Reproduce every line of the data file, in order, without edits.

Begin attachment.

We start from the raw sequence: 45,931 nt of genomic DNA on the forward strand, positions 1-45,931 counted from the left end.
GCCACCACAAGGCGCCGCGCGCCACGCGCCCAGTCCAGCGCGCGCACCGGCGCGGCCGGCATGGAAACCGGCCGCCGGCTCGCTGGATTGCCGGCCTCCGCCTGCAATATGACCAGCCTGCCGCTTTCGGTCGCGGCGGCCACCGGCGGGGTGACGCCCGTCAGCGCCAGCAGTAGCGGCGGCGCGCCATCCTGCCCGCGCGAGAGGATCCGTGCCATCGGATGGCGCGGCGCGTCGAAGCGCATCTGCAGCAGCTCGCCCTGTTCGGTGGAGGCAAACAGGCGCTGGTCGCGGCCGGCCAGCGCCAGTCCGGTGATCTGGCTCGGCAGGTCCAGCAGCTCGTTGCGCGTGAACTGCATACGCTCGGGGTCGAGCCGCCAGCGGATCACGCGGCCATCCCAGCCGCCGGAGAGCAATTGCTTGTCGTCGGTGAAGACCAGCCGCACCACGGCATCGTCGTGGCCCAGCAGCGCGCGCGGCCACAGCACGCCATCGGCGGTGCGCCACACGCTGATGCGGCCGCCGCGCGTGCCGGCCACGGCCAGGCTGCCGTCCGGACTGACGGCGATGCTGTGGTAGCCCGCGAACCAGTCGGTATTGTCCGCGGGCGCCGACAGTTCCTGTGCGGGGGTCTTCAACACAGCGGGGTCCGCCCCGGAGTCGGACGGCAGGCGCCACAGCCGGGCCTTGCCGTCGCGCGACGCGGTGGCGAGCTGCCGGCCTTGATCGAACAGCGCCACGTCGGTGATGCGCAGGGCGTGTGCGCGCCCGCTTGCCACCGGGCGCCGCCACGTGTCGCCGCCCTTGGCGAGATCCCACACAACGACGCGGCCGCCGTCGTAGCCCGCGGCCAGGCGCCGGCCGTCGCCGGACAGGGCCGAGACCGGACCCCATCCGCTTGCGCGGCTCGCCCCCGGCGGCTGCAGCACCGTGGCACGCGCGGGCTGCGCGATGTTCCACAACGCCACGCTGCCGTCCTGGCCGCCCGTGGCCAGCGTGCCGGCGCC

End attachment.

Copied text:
We start from the raw sequence: 45,931 nt of genomic DNA on the forward strand, positions 1-45,931 counted from the left end.
GCCACCACAAGGCGCCGCGCGCCACGCGCCCAGTCCAGCGCGCGCACCGGCGCGGCCGGCATGGAAACCGGCCGCCGGCTCGCTGGATTGCCGGCCTCCGCCTGCAATATGACCAGCCTGCCGCTTTCGGTCGCGGCGGCCACCGGCGGGGTGACGCCCGTCAGCGCCAGCAGTAGCGGCGGCGCGCCATCCTGCCCGCGCGAGAGGATCCGTGCCATCGGATGGCGCGGCGCGTCGAAGCGCATCTGCAGCAGCTCGCCCTGTTCGGTGGAGGCAAACAGGCGCTGGTCGCGGCCGGCCAGCGCCAGTCCGGTGATCTGGCTCGGCAGGTCCAGCAGCTCGTTGCGCGTGAACTGCATACGCTCGGGGTCGAGCCGCCAGCGGATCACGCGGCCATCCCAGCCGCCGGAGAGCAATTGCTTGTCGTCGGTGAAGACCAGCCGCACCACGGCATCGTCGTGGCCCAGCAGCGCGCGCGGCCACAGCACGCCATCGGCGGTGCGCCACACGCTGATGCGGCCGCCGCGCGTGCCGGCCACGGCCAGGCTGCCGTCCGGACTGACGGCGATGCTGTGGTAGCCCGCGAACCAGTCGGTATTGTCCGCGGGCGCCGACAGTTCCTGTGCGGGGGTCTTCAACACAGCGGGGTCCGCCCCGGAGTCGGACGGCAGGCGCCACAGCCGGGCCTTGCCGTCGCGCGACGCGGTGGCGAGCTGCCGGCCTTGATCGAACAGCGCCACGTCGGTGATGCGCAGGGCGTGTGCGCGCCCGCTTGCCACCGGGCGCCGCCACGTGTCGCCGCCCTTGGCGAGATCCCACACAACGACGCGGCCGCCGTCGTAGCCCGCGGCCAGGCGCCGGCCGTCGCCGGACAGGGCCGAGACCGGACCCCATCCGCTTGCGCGGCTCGCCCCCGGCGGCTGCAGCACCGTGGCACGCGCGGGCTGCGCGATGTTCCACAACGCCACGCTGCCGTCCTGGCCGCCCGTGGCCAGCGTGCCGGCGCC